b) It cures our weakness, the source of so many failings. Instead of relying on our own frail selves, we make through obedience the Omnipotent God our support: He gives us His own strength enabling us to overcome even the severest temptations : “I can do all things in Him Who strengtheneth me. (John 4,34; 6,38; 8,29) When we do His will, He takes His good pleasure in doing our own by granting our petitions and helping our weakness.

Thus freed from our malice and weakness, we no longer sin deliberately against God and we gradually effect the reformation of our lives.


3o. Through this conformity, we make our wills one with Christ’s. a) The truest, the closest, the most far-reaching union that can exist is that between two wills. Through conformity to the divine will, we unite our will to that of Jesus Christ Whose food was to do the will of His Father, (John 4,34; 6,3 8; 8,29) Like Jesus and with Jesus we desire but what He wills and that all the day long. This is the fusion of two wills. We are one with Him, we adopt His views, His sentiments, His choices: “Let this mind be in you, which was also in Christ Jesus;” (Phil. 2,5) and soon we can make our own the word of St. Paul : “I live, now not I, but Christ liveth in me. “(Galat. 2,20)


b) In submitting our will, we yield and unite to God all the other faculties which are under its way; hence, we yield and unite unto Him our whole soul, which by degrees conforms itself to the will and wishes of the Master, Thereby the soul acquires one by one all the virtues of Our Lord. What we have said of charity, n. 318, can also be said of conformity to the divine will; that like charity it embodies all other virtues. In the words of St. Francis de Sales: “Abandonment is the virtue of virtues, It is the cream of love, the fragrance of humility, the merit, it seems to me, of patience and the fruit of perseverance. (Spirit. Conf., 11) Hence, Our Lord calls by the tender names of brother and sister and mother those who do the will of His Father: “For whosoever shall do the will of my Father that is in heaven he is my brother and sister and mother.” (Matth. 12,50) He repeatedly declares that the true test of love is doing God’s will: “If you love me, keep my commandments.., not every one that saith to me, Lord, Lord!, shall enter into the Kingdom of Heaven; but he that doth the will of my Father who is in Heaven, he shall enter into the kingdom of heaven.” (John 14,15; Matth. 7,21)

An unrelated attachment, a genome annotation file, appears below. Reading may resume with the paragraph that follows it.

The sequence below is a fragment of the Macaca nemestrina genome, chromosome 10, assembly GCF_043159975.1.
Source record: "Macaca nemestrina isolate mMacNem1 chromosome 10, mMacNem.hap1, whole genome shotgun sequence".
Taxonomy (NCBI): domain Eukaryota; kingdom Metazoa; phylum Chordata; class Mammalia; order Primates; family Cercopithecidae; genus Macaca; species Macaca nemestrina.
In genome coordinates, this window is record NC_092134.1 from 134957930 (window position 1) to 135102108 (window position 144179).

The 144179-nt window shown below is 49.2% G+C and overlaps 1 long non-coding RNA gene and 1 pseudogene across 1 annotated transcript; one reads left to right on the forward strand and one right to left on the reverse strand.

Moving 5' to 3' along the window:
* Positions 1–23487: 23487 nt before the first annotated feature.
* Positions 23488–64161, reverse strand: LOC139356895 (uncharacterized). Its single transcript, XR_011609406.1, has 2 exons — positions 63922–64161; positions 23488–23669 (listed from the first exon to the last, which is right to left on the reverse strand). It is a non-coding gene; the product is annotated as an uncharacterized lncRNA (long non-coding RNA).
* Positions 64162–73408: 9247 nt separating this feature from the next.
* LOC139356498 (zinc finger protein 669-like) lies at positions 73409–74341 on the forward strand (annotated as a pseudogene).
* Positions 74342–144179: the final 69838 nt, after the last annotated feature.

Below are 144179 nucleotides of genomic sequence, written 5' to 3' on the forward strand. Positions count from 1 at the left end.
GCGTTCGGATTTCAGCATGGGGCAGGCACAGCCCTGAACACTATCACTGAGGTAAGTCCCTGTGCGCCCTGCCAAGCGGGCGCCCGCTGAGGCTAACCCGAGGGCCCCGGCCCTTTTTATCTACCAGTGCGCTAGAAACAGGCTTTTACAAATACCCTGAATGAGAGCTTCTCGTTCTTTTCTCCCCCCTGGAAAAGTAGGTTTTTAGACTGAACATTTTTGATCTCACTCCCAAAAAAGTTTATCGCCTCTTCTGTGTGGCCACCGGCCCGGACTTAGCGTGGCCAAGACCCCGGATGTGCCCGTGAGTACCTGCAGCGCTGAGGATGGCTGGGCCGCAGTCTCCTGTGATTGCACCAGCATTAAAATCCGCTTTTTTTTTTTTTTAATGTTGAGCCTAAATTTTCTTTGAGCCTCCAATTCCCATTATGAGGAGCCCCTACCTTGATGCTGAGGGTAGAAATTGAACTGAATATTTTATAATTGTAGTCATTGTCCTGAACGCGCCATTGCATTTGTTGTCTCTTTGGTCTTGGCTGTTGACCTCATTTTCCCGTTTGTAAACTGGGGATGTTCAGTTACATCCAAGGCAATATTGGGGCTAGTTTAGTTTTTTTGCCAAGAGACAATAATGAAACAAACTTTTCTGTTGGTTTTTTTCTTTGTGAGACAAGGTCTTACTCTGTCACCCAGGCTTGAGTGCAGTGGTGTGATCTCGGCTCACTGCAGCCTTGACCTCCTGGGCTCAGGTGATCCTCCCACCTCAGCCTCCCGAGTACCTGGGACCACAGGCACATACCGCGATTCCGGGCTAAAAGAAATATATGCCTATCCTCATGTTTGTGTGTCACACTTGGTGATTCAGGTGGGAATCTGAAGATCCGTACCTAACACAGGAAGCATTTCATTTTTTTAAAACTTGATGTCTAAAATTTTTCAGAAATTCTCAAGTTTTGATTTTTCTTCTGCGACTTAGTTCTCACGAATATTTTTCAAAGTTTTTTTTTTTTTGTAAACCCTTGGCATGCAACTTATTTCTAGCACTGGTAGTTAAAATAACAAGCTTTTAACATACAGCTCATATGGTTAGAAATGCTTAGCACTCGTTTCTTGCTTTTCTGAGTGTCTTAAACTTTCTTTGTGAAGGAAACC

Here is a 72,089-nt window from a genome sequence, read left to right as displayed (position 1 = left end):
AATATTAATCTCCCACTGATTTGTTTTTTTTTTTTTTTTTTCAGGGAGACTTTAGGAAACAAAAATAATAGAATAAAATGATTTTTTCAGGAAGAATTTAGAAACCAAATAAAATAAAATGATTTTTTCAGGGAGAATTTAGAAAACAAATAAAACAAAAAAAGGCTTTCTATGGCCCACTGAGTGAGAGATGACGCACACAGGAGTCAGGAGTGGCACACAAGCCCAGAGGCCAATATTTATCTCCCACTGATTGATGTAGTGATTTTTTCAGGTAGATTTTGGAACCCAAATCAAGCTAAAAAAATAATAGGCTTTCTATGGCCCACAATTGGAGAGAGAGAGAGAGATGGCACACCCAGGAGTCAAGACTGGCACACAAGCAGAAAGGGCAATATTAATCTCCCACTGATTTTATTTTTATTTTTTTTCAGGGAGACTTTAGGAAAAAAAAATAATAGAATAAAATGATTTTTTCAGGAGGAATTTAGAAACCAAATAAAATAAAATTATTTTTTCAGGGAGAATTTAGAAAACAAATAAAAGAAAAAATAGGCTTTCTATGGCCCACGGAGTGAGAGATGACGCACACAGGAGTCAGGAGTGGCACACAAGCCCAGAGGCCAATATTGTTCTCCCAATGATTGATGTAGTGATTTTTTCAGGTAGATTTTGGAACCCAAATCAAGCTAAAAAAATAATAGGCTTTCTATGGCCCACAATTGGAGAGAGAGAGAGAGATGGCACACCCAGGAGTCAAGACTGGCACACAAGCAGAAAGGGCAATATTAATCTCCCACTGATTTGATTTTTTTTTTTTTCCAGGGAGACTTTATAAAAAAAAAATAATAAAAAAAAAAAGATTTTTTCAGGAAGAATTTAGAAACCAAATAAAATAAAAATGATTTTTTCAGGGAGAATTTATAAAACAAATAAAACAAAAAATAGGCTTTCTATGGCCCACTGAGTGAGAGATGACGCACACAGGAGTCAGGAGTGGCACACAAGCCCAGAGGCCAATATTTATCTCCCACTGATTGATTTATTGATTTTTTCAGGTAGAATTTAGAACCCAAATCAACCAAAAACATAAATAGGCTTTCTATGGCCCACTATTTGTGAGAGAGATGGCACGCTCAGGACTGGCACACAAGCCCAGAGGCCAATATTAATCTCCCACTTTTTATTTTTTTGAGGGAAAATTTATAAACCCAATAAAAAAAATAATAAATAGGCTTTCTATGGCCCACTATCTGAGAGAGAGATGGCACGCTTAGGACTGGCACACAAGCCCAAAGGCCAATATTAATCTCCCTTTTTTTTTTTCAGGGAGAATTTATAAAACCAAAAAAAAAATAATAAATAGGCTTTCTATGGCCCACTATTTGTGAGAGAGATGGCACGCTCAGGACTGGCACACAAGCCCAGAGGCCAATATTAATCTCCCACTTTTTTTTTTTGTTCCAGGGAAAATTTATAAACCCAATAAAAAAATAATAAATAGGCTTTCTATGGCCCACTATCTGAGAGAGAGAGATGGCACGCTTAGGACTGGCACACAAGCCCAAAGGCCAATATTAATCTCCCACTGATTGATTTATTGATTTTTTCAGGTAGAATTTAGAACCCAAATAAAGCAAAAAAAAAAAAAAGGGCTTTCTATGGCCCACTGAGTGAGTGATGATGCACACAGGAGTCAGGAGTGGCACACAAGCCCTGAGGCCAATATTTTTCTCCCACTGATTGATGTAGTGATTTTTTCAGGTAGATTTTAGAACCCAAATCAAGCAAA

Conformity to the divine will, then, is one of the most effective means of sanctification. Hence we cannot but end with these words of St. Theresa: “The sole concern of him who has but entered into the way of prayer, keep it in mind, it is very important must be to strive courageously to conform his will to that of God.. Herein lies, whole and entire, the highest perfection to which we can attain. The more perfect this accord is, the more do we receive from the Lord and the greater is our progress. (Interior Castle, Second Mansion) She adds that she herself had wished to live in this way of conformity without being raised to rapturous transports and ecstasies, so firm was her conviction that the path of conformity was all-sufficient to the most exalted perfection.